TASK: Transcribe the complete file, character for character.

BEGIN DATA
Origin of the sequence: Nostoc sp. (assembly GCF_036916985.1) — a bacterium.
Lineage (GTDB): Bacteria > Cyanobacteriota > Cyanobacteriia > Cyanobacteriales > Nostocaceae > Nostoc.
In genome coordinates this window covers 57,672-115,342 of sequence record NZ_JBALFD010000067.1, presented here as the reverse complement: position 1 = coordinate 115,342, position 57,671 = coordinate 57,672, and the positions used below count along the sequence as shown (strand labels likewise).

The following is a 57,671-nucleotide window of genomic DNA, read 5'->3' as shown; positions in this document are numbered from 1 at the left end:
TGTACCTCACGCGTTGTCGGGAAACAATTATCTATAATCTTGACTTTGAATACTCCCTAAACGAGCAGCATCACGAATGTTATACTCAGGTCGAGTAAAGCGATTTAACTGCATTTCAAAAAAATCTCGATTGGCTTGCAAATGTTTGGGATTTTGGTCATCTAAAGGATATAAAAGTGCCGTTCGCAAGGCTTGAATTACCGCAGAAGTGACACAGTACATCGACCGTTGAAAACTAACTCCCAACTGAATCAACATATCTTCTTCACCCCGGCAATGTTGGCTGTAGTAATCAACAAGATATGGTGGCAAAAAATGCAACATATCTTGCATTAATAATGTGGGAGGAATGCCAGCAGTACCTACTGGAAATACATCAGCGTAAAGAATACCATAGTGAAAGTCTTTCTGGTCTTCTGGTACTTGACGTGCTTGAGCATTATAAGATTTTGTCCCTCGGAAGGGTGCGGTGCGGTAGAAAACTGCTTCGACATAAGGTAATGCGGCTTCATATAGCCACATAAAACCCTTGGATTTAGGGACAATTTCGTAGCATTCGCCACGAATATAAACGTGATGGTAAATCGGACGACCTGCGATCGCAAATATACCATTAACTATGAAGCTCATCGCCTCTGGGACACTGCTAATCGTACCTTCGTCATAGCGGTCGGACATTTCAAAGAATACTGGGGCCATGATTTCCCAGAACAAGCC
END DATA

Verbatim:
Origin of the sequence: Nostoc sp. (assembly GCF_036916985.1) — a bacterium.
Lineage (GTDB): Bacteria > Cyanobacteriota > Cyanobacteriia > Cyanobacteriales > Nostocaceae > Nostoc.
In genome coordinates this window covers 57,672-115,342 of sequence record NZ_JBALFD010000067.1, presented here as the reverse complement: position 1 = coordinate 115,342, position 57,671 = coordinate 57,672, and the positions used below count along the sequence as shown (strand labels likewise).

The following is a 57,671-nucleotide window of genomic DNA, read 5'->3' as shown; positions in this document are numbered from 1 at the left end:
TGTACCTCACGCGTTGTCGGGAAACAATTATCTATAATCTTGACTTTGAATACTCCCTAAACGAGCAGCATCACGAATGTTATACTCAGGTCGAGTAAAGCGATTTAACTGCATTTCAAAAAAATCTCGATTGGCTTGCAAATGTTTGGGATTTTGGTCATCTAAAGGATATAAAAGTGCCGTTCGCAAGGCTTGAATTACCGCAGAAGTGACACAGTACATCGACCGTTGAAAACTAACTCCCAACTGAATCAACATATCTTCTTCACCCCGGCAATGTTGGCTGTAGTAATCAACAAGATATGGTGGCAAAAAATGCAACATATCTTGCATTAATAATGTGGGAGGAATGCCAGCAGTACCTACTGGAAATACATCAGCGTAAAGAATACCATAGTGAAAGTCTTTCTGGTCTTCTGGTACTTGACGTGCTTGAGCATTATAAGATTTTGTCCCTCGGAAGGGTGCGGTGCGGTAGAAAACTGCTTCGACATAAGGTAATGCGGCTTCATATAGCCACATAAAACCCTTGGATTTAGGGACAATTTCGTAGCATTCGCCACGAATATAAACGTGATGGTAAATCGGACGACCTGCGATCGCAAATATACCATTAACTATGAAGCTCATCGCCTCTGGGACACTGCTAATCGTACCTTCGTCATAGCGGTCGGACATTTCAAAGAATACTGGGGCCATGATTTCCCAGAACAAGCC